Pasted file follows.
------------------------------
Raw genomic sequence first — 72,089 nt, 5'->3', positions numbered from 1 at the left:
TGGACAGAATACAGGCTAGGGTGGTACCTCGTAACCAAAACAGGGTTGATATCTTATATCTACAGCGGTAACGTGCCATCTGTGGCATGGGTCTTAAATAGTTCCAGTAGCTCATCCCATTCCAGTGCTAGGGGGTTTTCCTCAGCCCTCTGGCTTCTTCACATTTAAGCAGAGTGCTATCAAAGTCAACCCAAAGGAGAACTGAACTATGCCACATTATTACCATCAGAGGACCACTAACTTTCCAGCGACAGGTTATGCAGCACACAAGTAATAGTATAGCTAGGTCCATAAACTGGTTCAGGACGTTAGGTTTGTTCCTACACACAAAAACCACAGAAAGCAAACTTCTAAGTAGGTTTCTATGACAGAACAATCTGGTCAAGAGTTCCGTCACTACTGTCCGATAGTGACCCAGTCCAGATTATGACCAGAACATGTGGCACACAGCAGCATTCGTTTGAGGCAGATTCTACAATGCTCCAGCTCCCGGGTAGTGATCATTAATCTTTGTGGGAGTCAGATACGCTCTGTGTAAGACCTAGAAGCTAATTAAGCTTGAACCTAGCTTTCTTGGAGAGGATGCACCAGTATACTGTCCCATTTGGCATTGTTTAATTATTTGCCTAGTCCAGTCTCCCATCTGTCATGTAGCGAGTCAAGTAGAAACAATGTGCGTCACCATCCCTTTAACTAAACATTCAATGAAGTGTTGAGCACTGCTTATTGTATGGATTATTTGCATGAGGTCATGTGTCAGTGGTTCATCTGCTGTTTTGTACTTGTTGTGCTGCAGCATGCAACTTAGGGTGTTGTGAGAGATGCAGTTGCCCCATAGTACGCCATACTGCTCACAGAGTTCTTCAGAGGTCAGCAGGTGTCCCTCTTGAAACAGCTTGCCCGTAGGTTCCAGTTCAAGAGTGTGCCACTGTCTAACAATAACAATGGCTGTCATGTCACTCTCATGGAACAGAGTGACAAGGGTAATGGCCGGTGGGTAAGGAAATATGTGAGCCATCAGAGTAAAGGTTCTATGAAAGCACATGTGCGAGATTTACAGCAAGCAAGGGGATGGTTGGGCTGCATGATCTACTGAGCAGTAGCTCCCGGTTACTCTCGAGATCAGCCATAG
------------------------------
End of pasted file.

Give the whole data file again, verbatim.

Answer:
Raw genomic sequence first — 72,089 nt, 5'->3', positions numbered from 1 at the left:
TGGACAGAATACAGGCTAGGGTGGTACCTCGTAACCAAAACAGGGTTGATATCTTATATCTACAGCGGTAACGTGCCATCTGTGGCATGGGTCTTAAATAGTTCCAGTAGCTCATCCCATTCCAGTGCTAGGGGGTTTTCCTCAGCCCTCTGGCTTCTTCACATTTAAGCAGAGTGCTATCAAAGTCAACCCAAAGGAGAACTGAACTATGCCACATTATTACCATCAGAGGACCACTAACTTTCCAGCGACAGGTTATGCAGCACACAAGTAATAGTATAGCTAGGTCCATAAACTGGTTCAGGACGTTAGGTTTGTTCCTACACACAAAAACCACAGAAAGCAAACTTCTAAGTAGGTTTCTATGACAGAACAATCTGGTCAAGAGTTCCGTCACTACTGTCCGATAGTGACCCAGTCCAGATTATGACCAGAACATGTGGCACACAGCAGCATTCGTTTGAGGCAGATTCTACAATGCTCCAGCTCCCGGGTAGTGATCATTAATCTTTGTGGGAGTCAGATACGCTCTGTGTAAGACCTAGAAGCTAATTAAGCTTGAACCTAGCTTTCTTGGAGAGGATGCACCAGTATACTGTCCCATTTGGCATTGTTTAATTATTTGCCTAGTCCAGTCTCCCATCTGTCATGTAGCGAGTCAAGTAGAAACAATGTGCGTCACCATCCCTTTAACTAAACATTCAATGAAGTGTTGAGCACTGCTTATTGTATGGATTATTTGCATGAGGTCATGTGTCAGTGGTTCATCTGCTGTTTTGTACTTGTTGTGCTGCAGCATGCAACTTAGGGTGTTGTGAGAGATGCAGTTGCCCCATAGTACGCCATACTGCTCACAGAGTTCTTCAGAGGTCAGCAGGTGTCCCTCTTGAAACAGCTTGCCCGTAGGTTCCAGTTCAAGAGTGTGCCACTGTCTAACAATAACAATGGCTGTCATGTCACTCTCATGGAACAGAGTGACAAGGGTAATGGCCGGTGGGTAAGGAAATATGTGAGCCATCAGAGTAAAGGTTCTATGAAAGCACATGTGCGAGATTTACAGCAAGCAAGGGGATGGTTGGGCTGCATGATCTACTGAGCAGTAGCTCCCGGTTACTCTCGAGATCAGCCATAG